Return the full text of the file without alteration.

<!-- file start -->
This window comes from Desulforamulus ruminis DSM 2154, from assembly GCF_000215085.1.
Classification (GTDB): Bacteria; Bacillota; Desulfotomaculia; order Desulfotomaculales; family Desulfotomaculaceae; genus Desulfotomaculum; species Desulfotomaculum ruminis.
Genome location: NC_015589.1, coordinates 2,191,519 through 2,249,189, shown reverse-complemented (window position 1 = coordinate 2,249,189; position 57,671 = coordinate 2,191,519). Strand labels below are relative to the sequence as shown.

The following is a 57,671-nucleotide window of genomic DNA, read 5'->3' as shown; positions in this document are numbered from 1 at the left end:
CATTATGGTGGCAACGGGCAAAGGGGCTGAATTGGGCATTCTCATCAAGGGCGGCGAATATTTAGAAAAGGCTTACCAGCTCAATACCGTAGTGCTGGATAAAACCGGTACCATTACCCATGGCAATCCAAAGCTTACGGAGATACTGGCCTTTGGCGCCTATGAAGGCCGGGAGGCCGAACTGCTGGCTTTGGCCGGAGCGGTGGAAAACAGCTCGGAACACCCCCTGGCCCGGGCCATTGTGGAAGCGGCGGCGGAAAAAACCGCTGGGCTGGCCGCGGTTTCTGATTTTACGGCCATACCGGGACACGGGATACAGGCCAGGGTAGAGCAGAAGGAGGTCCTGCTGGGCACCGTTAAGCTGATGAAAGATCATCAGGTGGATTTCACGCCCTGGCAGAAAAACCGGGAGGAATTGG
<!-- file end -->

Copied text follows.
This window comes from Desulforamulus ruminis DSM 2154, from assembly GCF_000215085.1.
Classification (GTDB): Bacteria; Bacillota; Desulfotomaculia; order Desulfotomaculales; family Desulfotomaculaceae; genus Desulfotomaculum; species Desulfotomaculum ruminis.
Genome location: NC_015589.1, coordinates 2,191,519 through 2,249,189, shown reverse-complemented (window position 1 = coordinate 2,249,189; position 57,671 = coordinate 2,191,519). Strand labels below are relative to the sequence as shown.

The following is a 57,671-nucleotide window of genomic DNA, read 5'->3' as shown; positions in this document are numbered from 1 at the left end:
CATTATGGTGGCAACGGGCAAAGGGGCTGAATTGGGCATTCTCATCAAGGGCGGCGAATATTTAGAAAAGGCTTACCAGCTCAATACCGTAGTGCTGGATAAAACCGGTACCATTACCCATGGCAATCCAAAGCTTACGGAGATACTGGCCTTTGGCGCCTATGAAGGCCGGGAGGCCGAACTGCTGGCTTTGGCCGGAGCGGTGGAAAACAGCTCGGAACACCCCCTGGCCCGGGCCATTGTGGAAGCGGCGGCGGAAAAAACCGCTGGGCTGGCCGCGGTTTCTGATTTTACGGCCATACCGGGACACGGGATACAGGCCAGGGTAGAGCAGAAGGAGGTCCTGCTGGGCACCGTTAAGCTGATGAAAGATCATCAGGTGGATTTCACGCCCTGGCAGAAAAACCGGGAGGAATTGG